Pakistan’s literary canon in English owes a great debt to Suleri-Goodyear. She is known for radically altering the scope of life-writing by pioneering creative non-fiction. Escaping the stranglehold of linearity, Meatless Days defies a clean categorisation as it seems to inhabit an ambiguous terrain between fiction and a traditional autobiography. Meatless Days reconfigured the direction of the creative memoir and various writers, such as Hanif Kureishi, have since expanded on the scope of the genre. Building on a similar motif, Boys Will Be Boys is pedalled by a stronger precision in detail than its predecessor. Even so, her second memoir too deviates from the standards of a conventional autobiography.

Suleri-Goodyear is also recognised for her seminal work of literary criticism, The Rhetoric of English India (1992). Her noble endeavour to translate the work of Urdu poet Mirza Ghalib are embodied in Mirza Ghalib: Epistemologies of Elegance (2009), which she co-wrote with writer Azra Raza. In all these avatars, Suleri-Goodyear emerged as a skilled prose stylist with a keen eye for irony, politics, history and humour.

As a reader, I have always found myself gravitating more towards her creative memoirs. Published fourteen years apart, Meatless Days and Boys Will Be Boys are fuelled by the spirit of reclaiming the past amid the undercurrents of grief. A common thread that runs deep in both memoirs is that the political is juxtaposed with the personal insofar that the loss of loved ones is equated with cataclysms within the country’s violent political stratosphere.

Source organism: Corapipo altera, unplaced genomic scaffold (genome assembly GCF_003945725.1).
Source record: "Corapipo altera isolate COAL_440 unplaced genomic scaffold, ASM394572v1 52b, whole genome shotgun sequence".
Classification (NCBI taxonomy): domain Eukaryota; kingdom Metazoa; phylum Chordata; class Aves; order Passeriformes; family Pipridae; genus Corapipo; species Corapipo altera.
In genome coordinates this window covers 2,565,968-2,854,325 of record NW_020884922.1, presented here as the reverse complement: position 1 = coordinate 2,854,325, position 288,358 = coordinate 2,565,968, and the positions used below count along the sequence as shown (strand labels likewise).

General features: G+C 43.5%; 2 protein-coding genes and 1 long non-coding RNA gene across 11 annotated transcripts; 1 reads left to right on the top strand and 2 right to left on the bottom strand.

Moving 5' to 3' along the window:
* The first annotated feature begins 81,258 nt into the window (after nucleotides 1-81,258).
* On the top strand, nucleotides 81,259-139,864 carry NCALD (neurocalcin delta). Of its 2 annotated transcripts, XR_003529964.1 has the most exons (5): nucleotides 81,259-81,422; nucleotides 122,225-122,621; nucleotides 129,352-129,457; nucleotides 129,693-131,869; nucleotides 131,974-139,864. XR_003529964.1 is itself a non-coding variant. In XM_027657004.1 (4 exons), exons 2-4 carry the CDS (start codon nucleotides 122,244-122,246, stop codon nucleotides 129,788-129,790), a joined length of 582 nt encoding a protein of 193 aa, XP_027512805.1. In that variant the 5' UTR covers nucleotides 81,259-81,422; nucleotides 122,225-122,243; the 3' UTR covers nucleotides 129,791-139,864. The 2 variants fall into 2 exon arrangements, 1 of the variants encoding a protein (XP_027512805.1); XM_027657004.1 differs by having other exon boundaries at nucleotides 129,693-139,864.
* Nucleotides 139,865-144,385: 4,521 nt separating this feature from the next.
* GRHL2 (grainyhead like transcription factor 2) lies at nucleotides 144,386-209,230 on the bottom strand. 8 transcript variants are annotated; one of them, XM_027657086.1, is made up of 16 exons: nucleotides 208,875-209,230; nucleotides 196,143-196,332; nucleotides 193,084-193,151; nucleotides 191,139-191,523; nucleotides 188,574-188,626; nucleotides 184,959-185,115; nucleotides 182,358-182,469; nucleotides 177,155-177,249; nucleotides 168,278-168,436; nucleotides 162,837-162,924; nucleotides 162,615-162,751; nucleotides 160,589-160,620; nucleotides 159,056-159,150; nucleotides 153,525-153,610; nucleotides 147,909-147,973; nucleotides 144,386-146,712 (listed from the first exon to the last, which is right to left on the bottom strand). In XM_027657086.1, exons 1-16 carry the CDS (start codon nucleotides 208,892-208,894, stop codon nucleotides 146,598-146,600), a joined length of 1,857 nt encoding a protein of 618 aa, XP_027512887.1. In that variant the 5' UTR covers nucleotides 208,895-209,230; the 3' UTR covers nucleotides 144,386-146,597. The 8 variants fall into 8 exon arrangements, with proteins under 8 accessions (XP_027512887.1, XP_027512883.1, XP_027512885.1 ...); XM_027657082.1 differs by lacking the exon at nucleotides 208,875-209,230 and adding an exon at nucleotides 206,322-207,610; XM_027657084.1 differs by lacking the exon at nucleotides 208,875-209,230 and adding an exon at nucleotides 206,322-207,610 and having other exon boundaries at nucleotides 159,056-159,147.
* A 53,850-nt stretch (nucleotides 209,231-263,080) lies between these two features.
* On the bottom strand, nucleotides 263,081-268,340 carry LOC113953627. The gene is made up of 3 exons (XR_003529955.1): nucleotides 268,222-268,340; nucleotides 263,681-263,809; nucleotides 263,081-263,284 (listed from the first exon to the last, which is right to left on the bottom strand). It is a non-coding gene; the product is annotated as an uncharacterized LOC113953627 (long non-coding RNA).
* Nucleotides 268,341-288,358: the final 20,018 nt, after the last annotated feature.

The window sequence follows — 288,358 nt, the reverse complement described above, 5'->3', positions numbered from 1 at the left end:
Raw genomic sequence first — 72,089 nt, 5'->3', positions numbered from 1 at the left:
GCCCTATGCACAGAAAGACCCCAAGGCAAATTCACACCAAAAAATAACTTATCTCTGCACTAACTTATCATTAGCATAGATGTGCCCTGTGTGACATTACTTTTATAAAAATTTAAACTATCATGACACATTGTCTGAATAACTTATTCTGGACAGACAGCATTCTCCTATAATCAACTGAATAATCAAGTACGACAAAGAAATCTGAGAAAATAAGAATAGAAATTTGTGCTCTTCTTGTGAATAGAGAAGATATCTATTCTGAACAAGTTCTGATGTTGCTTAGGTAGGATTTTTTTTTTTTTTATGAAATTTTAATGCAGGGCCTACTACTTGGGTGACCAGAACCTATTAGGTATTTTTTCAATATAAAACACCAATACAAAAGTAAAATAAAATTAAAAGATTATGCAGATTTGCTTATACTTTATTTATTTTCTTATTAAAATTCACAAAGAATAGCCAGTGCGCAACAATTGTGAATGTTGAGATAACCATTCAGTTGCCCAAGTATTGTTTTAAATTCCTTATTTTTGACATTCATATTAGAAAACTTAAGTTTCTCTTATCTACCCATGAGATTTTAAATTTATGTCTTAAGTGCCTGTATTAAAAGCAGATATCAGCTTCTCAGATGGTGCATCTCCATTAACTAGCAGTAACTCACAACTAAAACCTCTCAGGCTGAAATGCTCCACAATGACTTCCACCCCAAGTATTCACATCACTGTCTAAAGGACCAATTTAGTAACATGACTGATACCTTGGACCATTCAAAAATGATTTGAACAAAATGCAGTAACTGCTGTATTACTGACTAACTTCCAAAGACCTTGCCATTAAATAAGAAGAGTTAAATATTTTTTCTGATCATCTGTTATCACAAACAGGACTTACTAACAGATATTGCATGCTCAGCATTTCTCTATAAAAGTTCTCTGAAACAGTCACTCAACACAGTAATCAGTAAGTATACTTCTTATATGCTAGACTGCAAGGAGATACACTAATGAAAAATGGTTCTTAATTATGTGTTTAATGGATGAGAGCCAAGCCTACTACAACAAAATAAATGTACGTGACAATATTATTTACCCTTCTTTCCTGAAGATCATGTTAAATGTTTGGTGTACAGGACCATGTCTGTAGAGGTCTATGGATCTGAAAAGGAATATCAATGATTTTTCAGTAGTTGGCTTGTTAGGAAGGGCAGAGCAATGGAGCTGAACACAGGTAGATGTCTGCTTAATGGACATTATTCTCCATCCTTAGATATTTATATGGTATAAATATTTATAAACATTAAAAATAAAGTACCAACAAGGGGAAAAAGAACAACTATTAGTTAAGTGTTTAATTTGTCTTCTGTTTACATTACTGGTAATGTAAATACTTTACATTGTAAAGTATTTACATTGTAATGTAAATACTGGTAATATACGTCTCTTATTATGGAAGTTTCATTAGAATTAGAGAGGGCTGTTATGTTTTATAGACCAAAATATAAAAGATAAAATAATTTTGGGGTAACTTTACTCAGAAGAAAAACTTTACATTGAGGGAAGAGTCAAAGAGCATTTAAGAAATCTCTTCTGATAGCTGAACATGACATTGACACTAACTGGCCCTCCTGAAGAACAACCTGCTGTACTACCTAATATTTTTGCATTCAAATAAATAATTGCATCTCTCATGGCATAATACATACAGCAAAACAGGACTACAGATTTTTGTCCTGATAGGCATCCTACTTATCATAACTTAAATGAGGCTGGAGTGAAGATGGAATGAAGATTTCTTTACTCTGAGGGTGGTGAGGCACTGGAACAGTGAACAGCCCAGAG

Through the decentralisation of the self – a dominant feature of many autobiographies – the author turns an intimate gaze on the people she enjoys an intimate connection with and those she has lost.

Meatless Days, which evolved from the author’s Pushcart Prize-winning essay, Excellent Things in Women, presents an alternative history of the country through the eyes of women. The author begins her first memoir by highlighting the fact that leaving Pakistan for a life in the US has compelled her to relinquish the “company of women”. This statement sets off a chain of remembrances that situates women at the core of Suleri-Goodyear’s memoir. It confers a historical context to the role of women in the Islamic Republic. Stripped of being passive recipients of history, the women whose lives are evoked in Meatless Days emerge as active participants in the patchwork of the country’s history, politics and identity.

It is tempting to view Boys Will Be Boys as a continuation of Suleri-Goodyear’s previous memoir. The two texts have overlaps and compensate for each other’s silences. As a collective whole, they provide an intimate portrait of a family that witnessed copious tragedies, which ran parallel to the country’s tumultuous history. What’s more, it is the story of a discerning woman who keenly observed these developments and peerlessly chronicled them in rich, eloquent prose.

The writer is a freelance journalist and the author of Typically Tanya.

The peerless chronicler